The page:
7 Practical Ways to Build Rapport Quickly in User Interviews

Tip 1: Call your participants the day before your interview to introduce yourself and review the appointment details.

Call your research participant the day before your interview to briefly introduce yourself and review the appointment details.

Seasoned researchers begin building rapport before their interviews even begin. A quick phone call to introduce yourself and review the appointment details is all it takes.

Say something like this:

“Hi, my name is Adam and I am the person who’ll be interviewing you tomorrow for the online wine shopping study that pays $100. Does tomorrow at 4 o’clock still work for you? Great. I’ll meet you at 555 Main Street in the lobby. You’ll be able to recognize me because I’ll be wearing a blue shirt and glasses. I also wanted to see if you had any questions about the study I could answer for you. No? Okay, well then I’m looking forward to meeting you tomorrow and hope you have a great day. See you tomorrow at 4! Bye.”

Do you see what I did there?

I allowed the person to hear my voice, so they understand I’m not just an anonymous bureaucrat asking to meet. In addition to making our interview the second occasion we get to speak, personally calling them also subtly communicates that our appointment is not something they can blow off or “forget about.”

I also confirmed our appointment and prevented any confusion about when and where we are meeting, as well as the the amount of the incentive.

I let them know how they could recognize me, giving them a little bit of power over me in the interaction.

I offered help in the form of answering any questions they may have.

And as I reconfirmed the important stuff, I also let them know I was looking forward to meeting them, showing them that I am interested in them.

Two minutes is all it takes, but calling the person you’ll be interviewing is so important to quickly creating rapport.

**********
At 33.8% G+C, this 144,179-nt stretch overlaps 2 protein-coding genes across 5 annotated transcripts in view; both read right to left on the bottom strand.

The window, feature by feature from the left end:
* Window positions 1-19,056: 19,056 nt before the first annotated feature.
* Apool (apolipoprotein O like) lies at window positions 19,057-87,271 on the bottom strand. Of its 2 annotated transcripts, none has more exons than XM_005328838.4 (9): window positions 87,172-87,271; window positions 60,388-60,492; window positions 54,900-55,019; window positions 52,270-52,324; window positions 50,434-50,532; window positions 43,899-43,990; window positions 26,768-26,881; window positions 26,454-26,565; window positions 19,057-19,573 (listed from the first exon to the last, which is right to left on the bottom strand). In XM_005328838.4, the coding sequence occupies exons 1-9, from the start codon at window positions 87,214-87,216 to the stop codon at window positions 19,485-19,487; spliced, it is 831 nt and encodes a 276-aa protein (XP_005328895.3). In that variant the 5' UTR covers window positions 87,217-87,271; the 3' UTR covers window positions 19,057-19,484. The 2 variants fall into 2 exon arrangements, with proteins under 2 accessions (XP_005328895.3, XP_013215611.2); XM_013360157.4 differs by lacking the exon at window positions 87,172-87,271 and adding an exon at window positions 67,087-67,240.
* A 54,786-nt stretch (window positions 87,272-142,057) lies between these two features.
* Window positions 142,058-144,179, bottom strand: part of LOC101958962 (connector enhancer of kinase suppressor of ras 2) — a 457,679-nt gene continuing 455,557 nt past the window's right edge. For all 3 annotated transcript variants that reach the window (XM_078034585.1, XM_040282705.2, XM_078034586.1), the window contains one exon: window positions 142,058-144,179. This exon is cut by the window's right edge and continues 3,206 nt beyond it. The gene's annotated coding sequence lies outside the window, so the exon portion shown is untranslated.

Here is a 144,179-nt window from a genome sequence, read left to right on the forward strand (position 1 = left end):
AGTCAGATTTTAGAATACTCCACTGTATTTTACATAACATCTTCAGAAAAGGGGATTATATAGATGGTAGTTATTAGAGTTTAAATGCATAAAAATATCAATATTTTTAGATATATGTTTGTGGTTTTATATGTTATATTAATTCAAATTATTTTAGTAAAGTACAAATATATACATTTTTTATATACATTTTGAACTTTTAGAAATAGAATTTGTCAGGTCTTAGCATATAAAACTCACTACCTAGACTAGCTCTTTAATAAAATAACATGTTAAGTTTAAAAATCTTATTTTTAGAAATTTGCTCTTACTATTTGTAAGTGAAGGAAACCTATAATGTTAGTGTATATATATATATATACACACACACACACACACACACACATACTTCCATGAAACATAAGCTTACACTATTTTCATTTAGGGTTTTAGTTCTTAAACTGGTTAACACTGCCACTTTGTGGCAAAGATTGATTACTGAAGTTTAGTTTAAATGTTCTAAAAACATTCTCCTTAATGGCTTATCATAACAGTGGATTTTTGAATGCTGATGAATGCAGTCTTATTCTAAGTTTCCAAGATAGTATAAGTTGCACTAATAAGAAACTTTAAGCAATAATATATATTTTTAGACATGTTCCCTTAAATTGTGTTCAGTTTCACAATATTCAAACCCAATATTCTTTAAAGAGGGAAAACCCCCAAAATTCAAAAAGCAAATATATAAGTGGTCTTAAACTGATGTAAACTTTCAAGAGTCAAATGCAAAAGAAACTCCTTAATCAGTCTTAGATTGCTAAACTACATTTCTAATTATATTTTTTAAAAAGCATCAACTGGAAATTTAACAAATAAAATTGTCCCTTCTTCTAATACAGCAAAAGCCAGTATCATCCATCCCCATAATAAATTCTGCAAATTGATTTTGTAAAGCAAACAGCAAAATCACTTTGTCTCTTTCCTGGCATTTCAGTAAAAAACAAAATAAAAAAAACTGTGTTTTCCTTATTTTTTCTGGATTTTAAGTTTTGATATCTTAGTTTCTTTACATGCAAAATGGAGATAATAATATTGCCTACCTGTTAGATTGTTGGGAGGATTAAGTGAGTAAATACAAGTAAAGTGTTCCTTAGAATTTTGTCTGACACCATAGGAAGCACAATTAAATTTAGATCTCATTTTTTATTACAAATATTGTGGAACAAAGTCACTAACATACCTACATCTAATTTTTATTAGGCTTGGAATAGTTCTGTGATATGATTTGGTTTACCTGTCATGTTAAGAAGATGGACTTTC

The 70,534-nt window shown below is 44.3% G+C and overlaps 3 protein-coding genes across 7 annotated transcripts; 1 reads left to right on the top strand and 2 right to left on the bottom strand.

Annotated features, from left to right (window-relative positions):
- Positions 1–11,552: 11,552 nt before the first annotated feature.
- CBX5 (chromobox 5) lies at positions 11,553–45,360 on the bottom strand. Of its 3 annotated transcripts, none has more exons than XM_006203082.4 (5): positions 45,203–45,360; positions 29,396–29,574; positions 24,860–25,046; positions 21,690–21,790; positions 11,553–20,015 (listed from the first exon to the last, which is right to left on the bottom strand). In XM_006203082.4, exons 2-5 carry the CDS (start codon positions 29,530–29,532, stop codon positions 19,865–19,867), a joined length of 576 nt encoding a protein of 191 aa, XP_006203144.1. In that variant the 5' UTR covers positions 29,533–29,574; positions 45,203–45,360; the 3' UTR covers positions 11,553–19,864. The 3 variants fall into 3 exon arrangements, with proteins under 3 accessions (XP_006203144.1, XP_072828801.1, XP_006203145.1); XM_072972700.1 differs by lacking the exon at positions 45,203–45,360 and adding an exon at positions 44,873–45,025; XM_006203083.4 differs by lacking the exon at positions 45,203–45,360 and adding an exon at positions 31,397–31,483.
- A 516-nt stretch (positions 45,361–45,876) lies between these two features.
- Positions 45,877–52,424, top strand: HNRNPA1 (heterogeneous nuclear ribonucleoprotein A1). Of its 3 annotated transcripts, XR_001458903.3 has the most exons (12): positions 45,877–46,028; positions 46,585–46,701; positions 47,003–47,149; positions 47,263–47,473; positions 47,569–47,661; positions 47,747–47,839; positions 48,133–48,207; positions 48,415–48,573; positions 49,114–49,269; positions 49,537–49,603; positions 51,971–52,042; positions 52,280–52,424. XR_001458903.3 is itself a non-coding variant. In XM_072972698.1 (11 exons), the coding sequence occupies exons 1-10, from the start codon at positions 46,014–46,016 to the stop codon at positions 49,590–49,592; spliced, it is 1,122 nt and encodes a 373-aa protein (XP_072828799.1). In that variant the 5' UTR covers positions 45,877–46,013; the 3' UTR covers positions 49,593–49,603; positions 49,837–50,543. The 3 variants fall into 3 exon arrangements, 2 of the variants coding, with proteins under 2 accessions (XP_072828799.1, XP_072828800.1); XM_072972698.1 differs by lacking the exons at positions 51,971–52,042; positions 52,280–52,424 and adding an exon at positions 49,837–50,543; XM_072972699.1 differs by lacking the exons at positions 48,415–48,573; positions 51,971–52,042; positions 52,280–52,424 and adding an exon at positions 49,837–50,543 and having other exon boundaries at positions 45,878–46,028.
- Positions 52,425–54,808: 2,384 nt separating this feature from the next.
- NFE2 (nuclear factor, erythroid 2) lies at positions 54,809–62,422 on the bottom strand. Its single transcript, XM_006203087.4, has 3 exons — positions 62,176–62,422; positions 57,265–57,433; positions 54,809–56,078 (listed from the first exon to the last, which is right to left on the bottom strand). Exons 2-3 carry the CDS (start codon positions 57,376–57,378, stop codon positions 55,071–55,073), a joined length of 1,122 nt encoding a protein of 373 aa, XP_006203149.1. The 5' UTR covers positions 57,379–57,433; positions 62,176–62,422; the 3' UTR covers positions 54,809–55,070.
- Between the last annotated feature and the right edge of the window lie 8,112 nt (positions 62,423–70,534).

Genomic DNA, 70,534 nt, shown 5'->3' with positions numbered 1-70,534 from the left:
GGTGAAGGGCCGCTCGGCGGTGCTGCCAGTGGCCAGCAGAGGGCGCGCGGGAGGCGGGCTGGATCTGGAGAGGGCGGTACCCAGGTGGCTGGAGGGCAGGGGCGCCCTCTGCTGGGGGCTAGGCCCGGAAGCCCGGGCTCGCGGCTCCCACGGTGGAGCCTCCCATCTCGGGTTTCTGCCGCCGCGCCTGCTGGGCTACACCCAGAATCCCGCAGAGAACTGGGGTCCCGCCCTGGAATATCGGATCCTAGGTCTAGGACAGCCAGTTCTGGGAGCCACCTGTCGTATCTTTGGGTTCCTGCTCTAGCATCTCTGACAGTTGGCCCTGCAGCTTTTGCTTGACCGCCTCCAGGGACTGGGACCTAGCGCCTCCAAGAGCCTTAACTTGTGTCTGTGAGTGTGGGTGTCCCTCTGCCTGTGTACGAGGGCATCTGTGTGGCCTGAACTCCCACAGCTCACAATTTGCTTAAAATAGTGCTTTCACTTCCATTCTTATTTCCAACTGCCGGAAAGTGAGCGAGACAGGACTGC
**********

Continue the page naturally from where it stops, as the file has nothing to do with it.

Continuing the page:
One exception to this is if you’ll be interviewing a coworker or business partner and you’ve sent them a calendar invite. In those cases, a call may be overkill. Use your best judgment.

Tip 2: Imagine you’re secretly playing the role of a therapist.

Mad Men character Betty Draper, lying on a couch in therapy session with psychiatrist

Therapists practice “validation” with their patients, which means they empathize with their patients’ problems and ways of seeing the world. As a researcher, this should be your frame of mind going into every interview.

Our goal as researchers is to learn from the people we interview.

The best way to learn from users is to get them to feel comfortable and accepted, like they’re speaking with someone who sees their perspective as rational and logical–like it makes sense. Like a therapist.

Tip 3: Remember to smile and sound natural.

While the first two tips are things you do before the interview begins, try to execute the remaining tips quickly — in the first five minutes of the interview.

It may sound silly, but some researchers are so nervous about doing a good job that they forget to smile. You’ll want to smile when you lock eyes for the first time and smile periodically throughout the interview to let them know you’re enjoying the conversation.

Part of showing that you’re enjoying the conversation is sounding natural. Reading questions off a sheet of paper can make you sound like a robot. Interviews are unnatural and contrived, but you don’t have to sound like that.

I know what I’m about to say is counter-intuitive, but it’s true: the best way to sound natural is to practice sounding natural.

When you’re preparing, practice reading each question out loud to yourself a few times to make sure you’re putting emphasis in the right words, and the right parts of the words.

Even though most of your questions have gone through several drafts of revisions, when you’re asking them out loud, each one should sound spontaneous.

Tip 4: Briefly set the scene and explain your role.

Briefly set the scene and explain your role in user interviews on UX design projects.

Right after you find each other and settle in, you should briefly describe the general goal of the research and the role you play in that process.

Even if you personally recruited and scheduled the person you are interviewing, they will still be hazy about the purpose of your interview.

Take a minute at the very start to introduce why you’re conducting the research, what you hope to learn from them, and why they should feel comfortable sharing their opinions with you.

Say something like this: